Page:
A micro-algae recently rediscovered by scientists is helping weak and sick people in West Africa. VOA's Nico Colombant reports from Abidjan, with additional reporting by Karene Bassompierre in the town of Adzope, Ivory Coast.
Eight kilograms of micro-algae, known as Spiruline, are being churned out daily in eight basins at this broiling greenhouse factory in Adzope.
Dr. Jean-Claude Gboze, who is the go-between the factory and pharmacists, says some people call spiruline a miracle product, but he says anything that can be explained is not a miracle.
Spiruline, which is found in bodies of water throughout Ivory Coast and West Africa, is rich in proteins, minerals, and anti-oxidants. It formerly was a staple of Aztec meals during that civilization.
Today, it can easily be cultivated in green houses and transformed into pills, tablets or its most effective form, powder, in low-tech laboratories, like this one in Adzope.
At nearby pharmacies and others throughout Ivory Coast, locally-made spiruline products are becoming more and more popular.
Pharmacist Yolande Bla says she recommends it to people with low immunity, flu or malaria. She also recommends it to children, who have a weak appetite or vitamin deficiencies. The only problem she says is the green color which can be scary to some. She says a good trick is to get children to swallow the spiruline with mint syrup.
A recent study by Italian and Burkinabe scientists in the British-based Nutrition Journal says spiruline is an excellent supplement for the malnourished. It also helps the sick get stronger, to follow a course of treatment.
Such findings have long been recognized by some scientists and local healers, but the knowledge is only getting widespread usage now.
The Adzope factory donates a quarter of its production to centers taking care of malnourished children and also to this center for victims of buruli ulcer.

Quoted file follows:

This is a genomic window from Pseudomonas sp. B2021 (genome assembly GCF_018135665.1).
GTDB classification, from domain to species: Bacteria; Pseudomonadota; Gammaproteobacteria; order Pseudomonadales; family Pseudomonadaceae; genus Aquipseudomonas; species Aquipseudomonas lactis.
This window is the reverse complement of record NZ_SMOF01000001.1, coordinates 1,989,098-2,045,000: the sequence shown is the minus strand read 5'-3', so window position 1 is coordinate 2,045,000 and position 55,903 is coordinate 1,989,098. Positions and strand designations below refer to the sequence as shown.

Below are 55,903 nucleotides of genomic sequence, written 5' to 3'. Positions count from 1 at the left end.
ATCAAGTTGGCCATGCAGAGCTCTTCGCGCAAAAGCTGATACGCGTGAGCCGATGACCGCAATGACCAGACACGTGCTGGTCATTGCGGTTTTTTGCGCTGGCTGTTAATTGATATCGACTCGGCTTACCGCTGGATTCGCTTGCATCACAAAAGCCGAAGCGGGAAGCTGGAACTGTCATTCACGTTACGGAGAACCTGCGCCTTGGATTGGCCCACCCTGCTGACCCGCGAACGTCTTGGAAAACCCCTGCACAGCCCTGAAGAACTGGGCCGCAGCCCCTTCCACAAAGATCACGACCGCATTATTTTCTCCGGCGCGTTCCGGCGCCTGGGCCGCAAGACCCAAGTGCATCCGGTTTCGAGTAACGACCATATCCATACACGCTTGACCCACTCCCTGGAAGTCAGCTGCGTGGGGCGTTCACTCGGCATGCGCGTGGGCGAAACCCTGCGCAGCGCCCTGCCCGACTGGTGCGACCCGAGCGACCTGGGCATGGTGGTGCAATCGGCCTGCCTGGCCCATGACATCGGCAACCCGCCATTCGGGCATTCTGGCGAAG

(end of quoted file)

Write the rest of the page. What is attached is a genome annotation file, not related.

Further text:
Buruli ulcer is an infectious disease from the same family of bacteria which causes tuberculosis and leprosy. The bacteria suppresses the immune system, destroys skin, and causes severe deformities of limbs.
Sister Jacqueline gives spiruline to all patients at her center. She points to one little boy, Cabrel. She says he arrived at the center "as skinny as dead can be." She says he gained so much weight now, that she stopped giving him the green powder.
Yao Nestor, who has been in this center eight months and now he believes he can live again, says "When I take it, it gives me blood and strength. I see that my cheeks begin to grow, and I start eating." He says normally he does not want to eat the rice they give him, but that, with spiruline, for some reason, he does.
Back at the laboratory in Adzope, Lionel Raobelina, the head researcher, says doctors also need to be educated about the benefits of spiruline.
He says it is an effective and affordable way to help fight severe disease, even ward it off, especially when people are already weak from other diseases. But he adds, unfortunately, most doctors are not accustomed to anticipate serious sickness or to recommend nutritional supplements.